Nov. 27, 2018 By Christian Murray
The New York State Pavilion–a massive, rusted structure in the middle of Flushing Meadows Corona Park–is about to receive an injection of federal funds along with other nearby sections of the sprawling park.
The park has been allocated $16.5 million by the Federal Emergency Management Agency that will be used to repair electrical damage, wiring problems and water damage stemming from Hurricane Sandy in 2012.
The funds will go toward the New York State Pavilion, the Boathouse, Meadow Lake and a comfort station. The funding will also be used to implement mitigation measures to prevent future flooding.
“The World’s Fair Pavilion is one of Flushing’s iconic sites,” said U.S. Senator Kirsten Gillibrand in a statement. “This funding is an important investment that will help repair the electric components of many of the park’s facilities, include the vaults, concession area, boathouse, main area and comfort station.”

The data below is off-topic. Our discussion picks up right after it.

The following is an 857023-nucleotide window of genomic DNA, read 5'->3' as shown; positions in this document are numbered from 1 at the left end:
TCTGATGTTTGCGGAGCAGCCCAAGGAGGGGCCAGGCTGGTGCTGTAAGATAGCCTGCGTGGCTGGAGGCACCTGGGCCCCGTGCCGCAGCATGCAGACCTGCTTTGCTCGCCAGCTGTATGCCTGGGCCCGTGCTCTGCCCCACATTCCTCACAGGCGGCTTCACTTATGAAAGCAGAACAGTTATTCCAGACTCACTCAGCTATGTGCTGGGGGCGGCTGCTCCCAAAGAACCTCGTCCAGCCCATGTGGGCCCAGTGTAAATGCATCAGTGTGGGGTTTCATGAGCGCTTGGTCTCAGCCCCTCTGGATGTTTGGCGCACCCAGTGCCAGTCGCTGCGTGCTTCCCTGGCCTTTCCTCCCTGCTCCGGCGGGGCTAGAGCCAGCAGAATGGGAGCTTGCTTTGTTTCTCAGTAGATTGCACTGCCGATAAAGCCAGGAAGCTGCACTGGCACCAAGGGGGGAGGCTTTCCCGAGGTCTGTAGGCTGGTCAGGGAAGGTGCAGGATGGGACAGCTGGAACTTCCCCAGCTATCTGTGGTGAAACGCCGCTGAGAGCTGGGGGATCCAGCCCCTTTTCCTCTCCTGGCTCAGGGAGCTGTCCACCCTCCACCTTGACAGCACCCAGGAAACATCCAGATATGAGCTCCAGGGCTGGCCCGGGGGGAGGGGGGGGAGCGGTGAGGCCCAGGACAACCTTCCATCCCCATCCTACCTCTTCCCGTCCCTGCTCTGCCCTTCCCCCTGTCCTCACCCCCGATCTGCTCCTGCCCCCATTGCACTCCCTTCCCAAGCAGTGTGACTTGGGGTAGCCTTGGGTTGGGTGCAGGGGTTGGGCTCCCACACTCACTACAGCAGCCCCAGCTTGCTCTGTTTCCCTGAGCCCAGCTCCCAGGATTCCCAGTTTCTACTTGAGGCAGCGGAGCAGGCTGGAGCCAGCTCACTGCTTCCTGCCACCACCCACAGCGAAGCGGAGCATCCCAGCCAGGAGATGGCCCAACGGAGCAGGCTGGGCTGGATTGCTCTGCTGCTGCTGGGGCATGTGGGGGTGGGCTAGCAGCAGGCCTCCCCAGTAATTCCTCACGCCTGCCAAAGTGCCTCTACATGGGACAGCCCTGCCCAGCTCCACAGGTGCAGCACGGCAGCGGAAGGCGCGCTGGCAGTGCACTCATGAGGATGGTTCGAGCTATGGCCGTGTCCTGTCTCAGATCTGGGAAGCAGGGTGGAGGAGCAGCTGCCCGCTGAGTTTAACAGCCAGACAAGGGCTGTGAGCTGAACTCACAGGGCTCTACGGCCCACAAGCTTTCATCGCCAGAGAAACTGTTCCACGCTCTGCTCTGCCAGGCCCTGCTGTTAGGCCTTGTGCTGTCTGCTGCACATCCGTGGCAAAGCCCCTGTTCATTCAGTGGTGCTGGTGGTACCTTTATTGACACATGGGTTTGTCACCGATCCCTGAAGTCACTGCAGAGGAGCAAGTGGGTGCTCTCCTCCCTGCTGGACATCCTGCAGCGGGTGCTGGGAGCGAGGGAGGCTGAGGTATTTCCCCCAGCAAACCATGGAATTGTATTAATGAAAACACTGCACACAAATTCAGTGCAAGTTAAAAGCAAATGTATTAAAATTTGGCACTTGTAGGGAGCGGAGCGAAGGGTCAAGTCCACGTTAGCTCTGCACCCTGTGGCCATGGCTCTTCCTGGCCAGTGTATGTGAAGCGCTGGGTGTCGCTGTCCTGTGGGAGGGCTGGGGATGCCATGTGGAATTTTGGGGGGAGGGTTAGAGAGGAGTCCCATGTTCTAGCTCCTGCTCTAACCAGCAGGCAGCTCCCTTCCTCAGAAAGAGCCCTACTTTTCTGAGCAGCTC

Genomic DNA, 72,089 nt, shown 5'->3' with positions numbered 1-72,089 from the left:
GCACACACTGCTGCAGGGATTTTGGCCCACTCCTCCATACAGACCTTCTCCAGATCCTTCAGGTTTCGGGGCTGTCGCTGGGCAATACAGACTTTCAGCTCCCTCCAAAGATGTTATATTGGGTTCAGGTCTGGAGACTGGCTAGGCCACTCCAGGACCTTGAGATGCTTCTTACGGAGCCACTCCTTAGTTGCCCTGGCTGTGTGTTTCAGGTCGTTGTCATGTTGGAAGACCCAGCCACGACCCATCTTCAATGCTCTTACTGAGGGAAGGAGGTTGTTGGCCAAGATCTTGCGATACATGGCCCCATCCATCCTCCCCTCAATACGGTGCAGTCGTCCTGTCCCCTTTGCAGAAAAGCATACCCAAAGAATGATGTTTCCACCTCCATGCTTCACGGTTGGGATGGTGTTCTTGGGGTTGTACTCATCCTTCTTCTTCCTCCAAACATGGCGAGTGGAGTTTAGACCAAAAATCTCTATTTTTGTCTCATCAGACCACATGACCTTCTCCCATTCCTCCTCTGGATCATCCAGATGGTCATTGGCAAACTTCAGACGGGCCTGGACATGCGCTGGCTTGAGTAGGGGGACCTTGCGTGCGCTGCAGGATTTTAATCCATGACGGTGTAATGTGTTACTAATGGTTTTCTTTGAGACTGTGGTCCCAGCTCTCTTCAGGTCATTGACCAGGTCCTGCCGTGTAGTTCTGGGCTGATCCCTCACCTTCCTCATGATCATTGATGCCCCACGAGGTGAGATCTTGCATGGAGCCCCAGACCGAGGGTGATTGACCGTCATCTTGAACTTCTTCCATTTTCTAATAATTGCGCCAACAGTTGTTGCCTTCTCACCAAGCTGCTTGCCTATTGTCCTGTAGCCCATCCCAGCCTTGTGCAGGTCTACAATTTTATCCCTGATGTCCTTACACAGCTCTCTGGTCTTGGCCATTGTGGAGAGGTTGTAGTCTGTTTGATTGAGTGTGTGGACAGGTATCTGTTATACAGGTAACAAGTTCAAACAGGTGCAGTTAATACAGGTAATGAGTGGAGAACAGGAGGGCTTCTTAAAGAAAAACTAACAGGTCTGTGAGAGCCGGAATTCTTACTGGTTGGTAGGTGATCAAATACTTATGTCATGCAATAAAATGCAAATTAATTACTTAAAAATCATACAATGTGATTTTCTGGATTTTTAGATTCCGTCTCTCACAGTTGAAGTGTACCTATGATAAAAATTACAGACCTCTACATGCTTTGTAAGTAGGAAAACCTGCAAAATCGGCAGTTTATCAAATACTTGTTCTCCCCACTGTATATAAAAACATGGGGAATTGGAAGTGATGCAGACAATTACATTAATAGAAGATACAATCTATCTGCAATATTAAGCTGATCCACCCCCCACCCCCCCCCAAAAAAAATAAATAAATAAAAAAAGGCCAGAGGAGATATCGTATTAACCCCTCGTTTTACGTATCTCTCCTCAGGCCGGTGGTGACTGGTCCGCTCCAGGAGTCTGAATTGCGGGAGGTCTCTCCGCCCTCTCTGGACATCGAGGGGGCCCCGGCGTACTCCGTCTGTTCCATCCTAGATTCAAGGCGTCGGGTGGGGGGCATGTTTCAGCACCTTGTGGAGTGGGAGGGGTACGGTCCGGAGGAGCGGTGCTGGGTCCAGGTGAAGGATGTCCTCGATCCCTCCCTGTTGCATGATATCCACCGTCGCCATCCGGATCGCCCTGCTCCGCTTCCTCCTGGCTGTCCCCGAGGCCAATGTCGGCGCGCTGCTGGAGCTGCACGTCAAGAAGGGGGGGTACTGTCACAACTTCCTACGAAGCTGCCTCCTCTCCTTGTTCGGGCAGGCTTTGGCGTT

The federal funds will help with the restoration effort already underway to repair the New York State Pavilion. Last year, city officials and preservationists rallied together and secured $14 million in funds for structural repairs and lighting for the pavilion.
The hulking structure designed by renowned architect Philip Johnson for the 1964-65 World’s Fair has fallen into disappear for decades. The pavilion is comprised of the Tent of Tomorrow—which is supported by 16 columns that are 100 feet tall—along with three, tiered observation towers rising 60, 150 and 226 feet.
“This is a tremendous investment toward repair and resiliency in the park,” said Queens Borough President Melinda Katz in a statement following the $16.5 million announcement. “With these additional resources for electrical and structural improvements, we are well on our way to restore and illuminate this historic architectural marvel into a visible icon benefiting The World’s Borough.”